ZVS Induction Heater - 2kW

Thread Starter

kevinnas

Joined Jul 31, 2017
77
Hello.
I am trying to come up with a 2kW induction heater which uses the attached 48Vdc/3kW psu.
This is to be used with a water cooled copper coil. The circuit inductance is 3uH because the solenoid coil will have a 12cm diameter, 6cm length, and about 4-5 turns... and it will use a capacitor bank of 3 x 0.3uF MKP capacitors (1600Vdc) which gives a resonant frequency of about 100kHz.
I need the frequency to be high because this is to be used to heat up Iron micron sized particles to around +150 degrees
1. The problem is my PSU is 3kW and I have used 48Vdc with a series resistance of 0.8 ohm to simulate this but in the simulation the output without load is showing around 12kW peak initially and a steady 6kW output (which I do not know how it is possible if my power supply is only able to provide 3kW).
2. Will this initial peak be a problem?
3. Is it necessary to cascade the mosfets as I did or just using two beefy Fast switching mosfets can do the job?
4. Does this circuit seem okay or any improvements I can make?
5. The components chosen for the schematic are not fixed (Used because I had the models available in my library so if anything needs to be replaced I can do that).
6. I am currently also simulating with a load of 1mOhm series resistance but I do not know how accurately this models micron sized powder if anyone can also help with this?
 

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shortbus

Joined Sep 30, 2009
7,337
I'd say even though they sold the power supply as suitable for a ZVS, it's not. It looks like it is a switch mode supply, from every thing I read when making my ZVS induction heater they said not to use a SMPS. A linear supply is what people use, a transformer, rectifier and capacitor circuit.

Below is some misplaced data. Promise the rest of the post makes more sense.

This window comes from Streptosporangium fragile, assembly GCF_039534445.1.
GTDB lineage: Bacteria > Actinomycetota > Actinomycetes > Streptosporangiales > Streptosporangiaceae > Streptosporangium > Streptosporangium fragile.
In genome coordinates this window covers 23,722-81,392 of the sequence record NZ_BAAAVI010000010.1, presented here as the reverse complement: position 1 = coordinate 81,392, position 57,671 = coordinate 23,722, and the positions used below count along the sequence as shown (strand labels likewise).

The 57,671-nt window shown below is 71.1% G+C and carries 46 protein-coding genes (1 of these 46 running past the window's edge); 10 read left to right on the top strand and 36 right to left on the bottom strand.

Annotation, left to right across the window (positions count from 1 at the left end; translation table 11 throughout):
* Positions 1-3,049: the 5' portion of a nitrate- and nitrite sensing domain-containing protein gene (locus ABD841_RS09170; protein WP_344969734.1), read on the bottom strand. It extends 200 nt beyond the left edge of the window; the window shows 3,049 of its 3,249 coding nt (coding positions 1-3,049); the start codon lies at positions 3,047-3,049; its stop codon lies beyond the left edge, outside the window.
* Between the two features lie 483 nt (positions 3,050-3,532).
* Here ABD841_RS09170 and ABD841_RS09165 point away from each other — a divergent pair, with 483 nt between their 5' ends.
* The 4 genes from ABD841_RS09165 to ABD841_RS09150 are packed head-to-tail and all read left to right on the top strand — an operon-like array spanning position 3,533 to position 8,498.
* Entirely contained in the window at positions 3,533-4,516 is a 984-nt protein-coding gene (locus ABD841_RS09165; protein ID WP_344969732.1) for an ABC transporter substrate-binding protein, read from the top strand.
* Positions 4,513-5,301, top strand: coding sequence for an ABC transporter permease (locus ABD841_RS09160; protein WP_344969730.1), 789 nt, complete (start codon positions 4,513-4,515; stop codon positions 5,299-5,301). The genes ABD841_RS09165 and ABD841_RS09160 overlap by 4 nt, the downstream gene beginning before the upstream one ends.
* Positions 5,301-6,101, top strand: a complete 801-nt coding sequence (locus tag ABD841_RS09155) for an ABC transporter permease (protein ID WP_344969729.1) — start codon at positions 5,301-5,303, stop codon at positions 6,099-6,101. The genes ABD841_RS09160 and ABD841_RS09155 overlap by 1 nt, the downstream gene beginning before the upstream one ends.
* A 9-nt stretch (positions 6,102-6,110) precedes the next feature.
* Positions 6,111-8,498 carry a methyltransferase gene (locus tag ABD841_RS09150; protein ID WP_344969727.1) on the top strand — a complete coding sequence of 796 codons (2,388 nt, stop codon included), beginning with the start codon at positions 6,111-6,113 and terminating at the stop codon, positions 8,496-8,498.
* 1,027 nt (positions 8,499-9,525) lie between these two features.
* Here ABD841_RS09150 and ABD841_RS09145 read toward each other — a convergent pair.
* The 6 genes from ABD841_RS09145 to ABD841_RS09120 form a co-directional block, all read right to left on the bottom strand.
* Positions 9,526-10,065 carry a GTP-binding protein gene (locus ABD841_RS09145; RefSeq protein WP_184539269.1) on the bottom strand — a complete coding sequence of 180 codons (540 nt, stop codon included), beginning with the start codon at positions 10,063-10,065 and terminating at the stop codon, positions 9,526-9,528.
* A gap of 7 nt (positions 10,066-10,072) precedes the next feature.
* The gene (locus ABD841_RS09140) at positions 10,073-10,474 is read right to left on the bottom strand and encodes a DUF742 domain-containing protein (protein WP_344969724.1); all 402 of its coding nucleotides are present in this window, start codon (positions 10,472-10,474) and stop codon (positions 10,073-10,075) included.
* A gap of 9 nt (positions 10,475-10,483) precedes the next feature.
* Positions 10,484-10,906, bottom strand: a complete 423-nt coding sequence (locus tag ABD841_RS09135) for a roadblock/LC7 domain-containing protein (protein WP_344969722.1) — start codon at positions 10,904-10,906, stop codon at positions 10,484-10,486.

Thread Starter

kevinnas

Joined Jul 31, 2017
77
I only want a 1.5kW-2kW induction heater and therefore the 3kW PSU should be more than enough?.
I believe the SMPS will be okay? a lot of youtube videos I have seen use these kind of psu and I am aware that for the Mosfets will blow up if the psu is not fast enough to turn on but I will use a circuit breaker/relay switch.
But before we even get to the actual build of the system, I am just not sure if my simulation is actually correct because I have an input 48Vdc with a series resistance of 0.8ohms which is aprox 3kW..and yet my simulation results are showing the circuit drawing 12kW..is that even possible?
 

shortbus

Joined Sep 30, 2009
7,337
I believe the SMPS will be okay? a lot of youtube videos I have seen use these kind of psu and I am aware that for the Mosfets will blow up if the psu is not fast enough to turn on but I will use a circuit breaker/relay switch.
That is why people using a ZVS induction circuit rely on a linear supply. If you pay attention to the Youtube videos, all of them having trouble and blowing mosfets are using a SMPS. There isn't enough"headroom"(think that's the correct term) to respond to the switching in the ZVS. But I'm not going to try to change your mind, but just ask you to look for your self on Youtube at all the failures with a SMPS.